The Writing: I’ve read only one other of BA Tortuga’s books (Trial By Fire, also a Dreamspun Desires title) and I didn’t really like it at first. I like it fine now, but one of the problems I’d had was the language the story was written in. It was written in cowboy slang (I guess is the term), and used a lot of terms I was unfamiliar with and so it was sometimes a bit hard to understand. Two Cowboys and a Baby was written the same way, but I had an easier time with this one. Whether that’s because I’d already read something like it, or the language was different, I dunno. What I do know is that I liked this book right off the bat, even before the story proper started. This book is funny, I laughed quite a bit while I was reading. Just the way things are worded, and the stream of conscious like narration made for some very funny lines. I enjoyed the story (even if the whole misunderstanding between Hoss and Bradley that happened later on made me roll my eyes), it was cute and I definitely didn’t see the twist coming. It’s still somewhat of a ridiculous plot, though, and the humorous way in which it was written made it a more entertaining read. (I may still never get over Sheriff Pooter’s name though.)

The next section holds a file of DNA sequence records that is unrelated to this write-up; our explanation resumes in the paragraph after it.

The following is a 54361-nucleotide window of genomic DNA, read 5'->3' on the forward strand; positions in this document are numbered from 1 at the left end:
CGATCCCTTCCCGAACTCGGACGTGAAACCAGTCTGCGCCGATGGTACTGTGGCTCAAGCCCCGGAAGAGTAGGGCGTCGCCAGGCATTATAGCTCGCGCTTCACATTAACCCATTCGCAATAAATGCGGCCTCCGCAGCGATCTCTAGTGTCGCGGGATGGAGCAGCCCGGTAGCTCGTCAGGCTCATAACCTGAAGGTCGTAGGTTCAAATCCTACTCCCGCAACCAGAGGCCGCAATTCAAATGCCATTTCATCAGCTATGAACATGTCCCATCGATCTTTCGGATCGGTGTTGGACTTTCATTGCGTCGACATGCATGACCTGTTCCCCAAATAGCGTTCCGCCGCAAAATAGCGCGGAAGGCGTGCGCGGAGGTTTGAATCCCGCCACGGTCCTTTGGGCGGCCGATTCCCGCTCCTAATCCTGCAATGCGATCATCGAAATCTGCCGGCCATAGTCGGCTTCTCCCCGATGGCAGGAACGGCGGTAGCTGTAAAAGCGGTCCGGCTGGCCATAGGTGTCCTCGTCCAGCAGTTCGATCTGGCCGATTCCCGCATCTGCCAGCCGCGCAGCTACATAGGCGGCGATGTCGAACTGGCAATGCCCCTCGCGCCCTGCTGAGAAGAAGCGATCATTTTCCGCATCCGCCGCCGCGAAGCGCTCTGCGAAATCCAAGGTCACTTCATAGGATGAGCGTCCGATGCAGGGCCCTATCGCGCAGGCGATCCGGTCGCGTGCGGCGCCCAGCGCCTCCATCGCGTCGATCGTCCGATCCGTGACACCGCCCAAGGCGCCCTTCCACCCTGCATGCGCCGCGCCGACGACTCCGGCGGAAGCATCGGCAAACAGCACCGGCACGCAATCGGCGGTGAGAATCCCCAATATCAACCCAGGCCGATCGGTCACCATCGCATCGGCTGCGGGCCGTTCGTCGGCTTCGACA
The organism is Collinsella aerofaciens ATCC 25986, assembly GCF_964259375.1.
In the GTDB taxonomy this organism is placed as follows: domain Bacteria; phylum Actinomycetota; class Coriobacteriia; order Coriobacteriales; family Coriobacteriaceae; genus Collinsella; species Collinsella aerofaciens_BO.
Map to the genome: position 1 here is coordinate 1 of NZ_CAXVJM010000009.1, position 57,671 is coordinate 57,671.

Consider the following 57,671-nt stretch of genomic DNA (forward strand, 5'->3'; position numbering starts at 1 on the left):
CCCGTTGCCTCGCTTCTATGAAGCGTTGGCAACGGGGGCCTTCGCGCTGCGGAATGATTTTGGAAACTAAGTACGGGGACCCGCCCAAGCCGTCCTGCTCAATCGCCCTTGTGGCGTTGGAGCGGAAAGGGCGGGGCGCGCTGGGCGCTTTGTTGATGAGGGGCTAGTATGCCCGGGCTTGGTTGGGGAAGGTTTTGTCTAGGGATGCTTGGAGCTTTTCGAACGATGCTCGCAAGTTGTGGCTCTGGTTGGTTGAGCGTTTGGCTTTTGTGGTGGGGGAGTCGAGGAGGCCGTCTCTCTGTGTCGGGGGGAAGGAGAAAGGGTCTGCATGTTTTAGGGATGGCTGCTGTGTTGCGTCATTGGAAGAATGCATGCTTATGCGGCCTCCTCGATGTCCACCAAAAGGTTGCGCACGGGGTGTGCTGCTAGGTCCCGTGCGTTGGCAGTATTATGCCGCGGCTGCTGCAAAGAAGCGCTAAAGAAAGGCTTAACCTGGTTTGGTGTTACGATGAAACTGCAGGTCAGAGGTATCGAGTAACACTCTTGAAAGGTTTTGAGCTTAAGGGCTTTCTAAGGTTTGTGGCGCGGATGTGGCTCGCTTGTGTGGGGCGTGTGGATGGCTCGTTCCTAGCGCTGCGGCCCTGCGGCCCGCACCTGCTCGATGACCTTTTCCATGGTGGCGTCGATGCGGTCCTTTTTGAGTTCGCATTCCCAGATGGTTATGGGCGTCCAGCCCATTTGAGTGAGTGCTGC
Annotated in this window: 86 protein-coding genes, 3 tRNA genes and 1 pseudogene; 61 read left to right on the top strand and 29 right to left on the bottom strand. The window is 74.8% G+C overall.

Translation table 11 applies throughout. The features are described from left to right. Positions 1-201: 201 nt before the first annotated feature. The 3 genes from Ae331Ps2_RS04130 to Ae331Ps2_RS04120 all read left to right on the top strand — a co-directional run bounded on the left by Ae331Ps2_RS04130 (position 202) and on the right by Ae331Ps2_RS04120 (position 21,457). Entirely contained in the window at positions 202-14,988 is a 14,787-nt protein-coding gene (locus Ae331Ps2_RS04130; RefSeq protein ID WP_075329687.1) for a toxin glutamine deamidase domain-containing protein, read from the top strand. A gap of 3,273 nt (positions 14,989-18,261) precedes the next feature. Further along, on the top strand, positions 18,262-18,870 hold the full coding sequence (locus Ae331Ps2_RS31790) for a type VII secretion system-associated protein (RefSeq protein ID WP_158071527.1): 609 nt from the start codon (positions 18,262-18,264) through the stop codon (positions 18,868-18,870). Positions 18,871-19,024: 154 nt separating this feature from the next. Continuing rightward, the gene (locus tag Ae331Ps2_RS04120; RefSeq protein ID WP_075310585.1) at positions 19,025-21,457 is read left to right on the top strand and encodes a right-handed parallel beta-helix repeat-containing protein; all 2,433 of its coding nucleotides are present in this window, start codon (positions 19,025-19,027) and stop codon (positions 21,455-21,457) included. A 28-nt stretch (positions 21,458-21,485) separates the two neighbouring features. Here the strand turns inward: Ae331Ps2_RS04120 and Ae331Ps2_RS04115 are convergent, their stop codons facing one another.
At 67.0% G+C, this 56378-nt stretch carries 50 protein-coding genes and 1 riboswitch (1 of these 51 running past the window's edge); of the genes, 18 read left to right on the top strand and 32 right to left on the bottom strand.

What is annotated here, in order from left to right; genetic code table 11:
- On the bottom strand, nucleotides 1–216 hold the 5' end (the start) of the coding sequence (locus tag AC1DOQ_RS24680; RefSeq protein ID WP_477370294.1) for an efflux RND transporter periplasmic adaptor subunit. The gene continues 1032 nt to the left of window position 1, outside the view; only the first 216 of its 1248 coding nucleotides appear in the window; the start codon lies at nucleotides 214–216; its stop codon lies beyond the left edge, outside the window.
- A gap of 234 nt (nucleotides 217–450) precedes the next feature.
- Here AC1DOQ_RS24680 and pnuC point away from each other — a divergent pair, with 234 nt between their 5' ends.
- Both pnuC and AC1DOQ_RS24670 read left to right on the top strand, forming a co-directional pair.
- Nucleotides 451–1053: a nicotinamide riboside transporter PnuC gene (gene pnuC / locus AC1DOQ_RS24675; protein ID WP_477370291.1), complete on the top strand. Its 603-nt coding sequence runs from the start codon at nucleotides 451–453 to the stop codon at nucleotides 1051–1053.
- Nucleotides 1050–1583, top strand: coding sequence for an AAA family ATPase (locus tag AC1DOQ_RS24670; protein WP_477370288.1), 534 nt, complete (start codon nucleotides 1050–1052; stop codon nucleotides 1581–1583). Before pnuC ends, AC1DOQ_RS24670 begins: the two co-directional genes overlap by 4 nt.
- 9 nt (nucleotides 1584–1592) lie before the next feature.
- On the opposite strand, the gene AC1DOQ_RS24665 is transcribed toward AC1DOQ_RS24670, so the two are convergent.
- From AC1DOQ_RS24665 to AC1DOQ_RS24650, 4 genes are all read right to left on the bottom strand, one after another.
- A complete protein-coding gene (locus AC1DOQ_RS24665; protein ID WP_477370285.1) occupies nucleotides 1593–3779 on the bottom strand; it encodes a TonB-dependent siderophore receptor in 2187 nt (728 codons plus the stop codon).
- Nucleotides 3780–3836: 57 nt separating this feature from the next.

[Two Cowboys and a Baby was published March 15, 2017, and is available both in print and as an ebook]